Basically I have two Uni offers which I am struggling to decide between. University of Kent Computer Science (including industrial year) University of Surrey Computing and Information Technology (including industrial year) The offers for each uni are exactly the same, and I will have no trouble achieving the grades. I'm not yet sure exactly what area of computing I wish to pursue in a career, however it will be something technical. The reason I didn't apply for Computer Science at Surrey was they require A Level Maths, which I don't have. Only GCSE. The Computing and Information Technology course swaps out some of the heavy maths modules for business modules. Surrey offer more in terms of money, £1000 scholarship if I get a BTEC DDD grade (which is more than achievable, basically there now) and this also doubles the amount of means-tested bursary I can receive (up to £4,000). This does seem like a major plus but I'm not sure if the course at Kent being pure Computer Science would be more beneficial. Thanks for any help!

If you don't have an A Level in Maths...you might find Computer Science a bit hard...how good is your Maths?

If you haven't done A-Level maths, I doubt you'd excel at a computer science degree. I go for the other course. I don't know anything about either of the institutions though.

I did a degree in mechanical engineering with only an As level in Maths. Admittedly, I had to complete a foundation course before I could start the degree in order to brush up on my maths skills.

The Computer Science course at Kent should ease you into the Maths, when I did it we had two courses in the first year covering most of the maths that you would need in to do the rest of the course. But to be honest I did A-Level Maths as well so it wasn't difficult at all for me, but the courses are given there at least, they also do offer at least one business module in the first year if that is what you are after.

dont beleive the hype that you will struggle to do computer science if you havent done a level maths. A friend of mine who got into mechanical engineering hadnt done maths at A level, we were both in a foundation course at loughborough ( i had done a level maths) which was basically A level and a little further and he managed just fine, just gotta be prepared to work, and after all , theres plenty of help if you want it just got to ask for it if you get stuck! Anyway dont let that put you off.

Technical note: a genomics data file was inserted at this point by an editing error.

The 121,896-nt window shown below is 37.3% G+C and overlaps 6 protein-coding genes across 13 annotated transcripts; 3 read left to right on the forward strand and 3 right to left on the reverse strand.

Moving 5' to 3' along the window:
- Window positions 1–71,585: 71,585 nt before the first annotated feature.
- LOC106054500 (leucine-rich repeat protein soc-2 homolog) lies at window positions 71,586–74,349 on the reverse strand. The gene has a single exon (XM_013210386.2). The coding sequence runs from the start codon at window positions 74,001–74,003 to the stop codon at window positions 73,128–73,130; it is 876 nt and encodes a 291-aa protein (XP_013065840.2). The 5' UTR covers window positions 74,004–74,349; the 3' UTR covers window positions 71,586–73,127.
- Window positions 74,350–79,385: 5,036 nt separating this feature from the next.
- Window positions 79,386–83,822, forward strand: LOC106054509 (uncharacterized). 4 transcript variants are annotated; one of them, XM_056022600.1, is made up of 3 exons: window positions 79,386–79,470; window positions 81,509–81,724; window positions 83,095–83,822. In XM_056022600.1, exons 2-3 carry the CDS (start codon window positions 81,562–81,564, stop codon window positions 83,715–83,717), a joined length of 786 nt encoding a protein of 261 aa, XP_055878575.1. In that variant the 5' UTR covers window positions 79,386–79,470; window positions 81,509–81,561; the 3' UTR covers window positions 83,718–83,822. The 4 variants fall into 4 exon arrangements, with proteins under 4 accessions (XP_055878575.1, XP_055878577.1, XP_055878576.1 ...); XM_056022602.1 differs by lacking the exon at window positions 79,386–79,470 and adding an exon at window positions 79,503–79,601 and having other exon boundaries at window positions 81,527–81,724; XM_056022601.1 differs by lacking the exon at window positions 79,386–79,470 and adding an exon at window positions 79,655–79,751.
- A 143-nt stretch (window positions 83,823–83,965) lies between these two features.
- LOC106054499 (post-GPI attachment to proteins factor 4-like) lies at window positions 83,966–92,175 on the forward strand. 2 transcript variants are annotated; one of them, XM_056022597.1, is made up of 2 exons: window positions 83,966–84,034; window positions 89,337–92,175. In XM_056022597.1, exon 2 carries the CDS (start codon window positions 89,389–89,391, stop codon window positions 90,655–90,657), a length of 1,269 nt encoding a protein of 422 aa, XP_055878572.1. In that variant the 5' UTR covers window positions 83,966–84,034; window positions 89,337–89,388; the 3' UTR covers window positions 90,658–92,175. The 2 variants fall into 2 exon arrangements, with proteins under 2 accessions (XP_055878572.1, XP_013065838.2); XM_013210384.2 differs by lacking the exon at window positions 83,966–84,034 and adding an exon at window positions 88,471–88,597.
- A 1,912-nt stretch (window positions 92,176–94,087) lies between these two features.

The math in a 1st year comp sci degree is elementary. Sheesh, they spent an hour explaining AND OR and NOT. So that gives you a good year to brush up on your maths before you get to the 2nd year.

Hmm, I didn't do A-Level Maths and my Computer Science Degree is going fine, it does get challenging at times but so does any* Degree level course at times *Any sensible subject You might be onto something there ;p

Why are people going on about the maths so much? I only did maths to GCSE and i've never had a problem in comp science, im on track for a first but going into final year so it may all change *CIT seems like quite a devalued degree to me so i'd go for comp science but you know what you want better. Why not check each uni's website for a breakdown on the modules involved and see which tickles you from behind more

This is something worth thinking about. (Although probably not worth changing mind because of) The ratio at my uni is significantly poor, leaves me wanting to go back home quite often

I only had a GCSE in maths and am in my final year Comp Sci at Bristol. Did a foundation course in maths and didn't find any of the maths modules particularly hard. Don't let that put you off - Comp Sci at Kent is the better degree IMO and a year in industry is so useful (wish id done one!)

I was going to comment on not bother coming here (Staffs Uni) then and noticed you did it for me already We've only had one module that's Maths oriented and I'm just finishing my 2nd year now.

My maths isn't brilliant but as said they work with you to bring everyone's maths up to a good level in the first year. I'm sure I'll be fine if I put the effort in.

I'm surprised any 'scientific' degree can be done without A-Level maths. That includes geography, all favours of engineering, computer science etc. A decent grasp of A-Level maths should be a pre-requisite for any kind of quantitative degree. I know many courses do accept people without it, but I don't think they should.